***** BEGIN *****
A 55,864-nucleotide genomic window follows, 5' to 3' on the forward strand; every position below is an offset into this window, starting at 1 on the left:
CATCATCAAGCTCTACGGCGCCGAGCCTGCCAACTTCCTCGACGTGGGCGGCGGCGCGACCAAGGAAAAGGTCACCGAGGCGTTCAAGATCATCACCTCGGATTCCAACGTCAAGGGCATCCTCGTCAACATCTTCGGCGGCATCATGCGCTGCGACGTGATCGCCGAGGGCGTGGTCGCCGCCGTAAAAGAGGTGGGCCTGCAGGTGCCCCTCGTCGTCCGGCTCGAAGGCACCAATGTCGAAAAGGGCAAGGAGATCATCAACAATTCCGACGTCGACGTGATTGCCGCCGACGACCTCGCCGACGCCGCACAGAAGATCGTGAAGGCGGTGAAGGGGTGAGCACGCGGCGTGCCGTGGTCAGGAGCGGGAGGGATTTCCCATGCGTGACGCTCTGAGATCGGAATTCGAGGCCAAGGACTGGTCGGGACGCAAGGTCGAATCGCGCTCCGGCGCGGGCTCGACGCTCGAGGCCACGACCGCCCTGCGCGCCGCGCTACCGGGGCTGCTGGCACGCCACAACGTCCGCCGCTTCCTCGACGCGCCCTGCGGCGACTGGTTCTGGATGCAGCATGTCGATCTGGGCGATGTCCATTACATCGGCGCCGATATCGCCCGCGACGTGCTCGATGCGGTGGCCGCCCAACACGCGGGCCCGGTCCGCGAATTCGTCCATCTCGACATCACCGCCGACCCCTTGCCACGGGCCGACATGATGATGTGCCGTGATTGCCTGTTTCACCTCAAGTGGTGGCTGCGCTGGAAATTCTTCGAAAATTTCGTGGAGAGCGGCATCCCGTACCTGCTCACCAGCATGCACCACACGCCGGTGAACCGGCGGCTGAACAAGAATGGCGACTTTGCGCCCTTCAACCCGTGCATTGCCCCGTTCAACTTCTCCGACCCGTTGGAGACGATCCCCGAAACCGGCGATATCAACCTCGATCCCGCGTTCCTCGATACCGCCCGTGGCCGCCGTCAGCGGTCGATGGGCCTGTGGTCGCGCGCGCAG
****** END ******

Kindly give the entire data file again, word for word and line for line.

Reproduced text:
A 55,864-nucleotide genomic window follows, 5' to 3' on the forward strand; every position below is an offset into this window, starting at 1 on the left:
CATCATCAAGCTCTACGGCGCCGAGCCTGCCAACTTCCTCGACGTGGGCGGCGGCGCGACCAAGGAAAAGGTCACCGAGGCGTTCAAGATCATCACCTCGGATTCCAACGTCAAGGGCATCCTCGTCAACATCTTCGGCGGCATCATGCGCTGCGACGTGATCGCCGAGGGCGTGGTCGCCGCCGTAAAAGAGGTGGGCCTGCAGGTGCCCCTCGTCGTCCGGCTCGAAGGCACCAATGTCGAAAAGGGCAAGGAGATCATCAACAATTCCGACGTCGACGTGATTGCCGCCGACGACCTCGCCGACGCCGCACAGAAGATCGTGAAGGCGGTGAAGGGGTGAGCACGCGGCGTGCCGTGGTCAGGAGCGGGAGGGATTTCCCATGCGTGACGCTCTGAGATCGGAATTCGAGGCCAAGGACTGGTCGGGACGCAAGGTCGAATCGCGCTCCGGCGCGGGCTCGACGCTCGAGGCCACGACCGCCCTGCGCGCCGCGCTACCGGGGCTGCTGGCACGCCACAACGTCCGCCGCTTCCTCGACGCGCCCTGCGGCGACTGGTTCTGGATGCAGCATGTCGATCTGGGCGATGTCCATTACATCGGCGCCGATATCGCCCGCGACGTGCTCGATGCGGTGGCCGCCCAACACGCGGGCCCGGTCCGCGAATTCGTCCATCTCGACATCACCGCCGACCCCTTGCCACGGGCCGACATGATGATGTGCCGTGATTGCCTGTTTCACCTCAAGTGGTGGCTGCGCTGGAAATTCTTCGAAAATTTCGTGGAGAGCGGCATCCCGTACCTGCTCACCAGCATGCACCACACGCCGGTGAACCGGCGGCTGAACAAGAATGGCGACTTTGCGCCCTTCAACCCGTGCATTGCCCCGTTCAACTTCTCCGACCCGTTGGAGACGATCCCCGAAACCGGCGATATCAACCTCGATCCCGCGTTCCTCGATACCGCCCGTGGCCGCCGTCAGCGGTCGATGGGCCTGTGGTCGCGCGCGCAG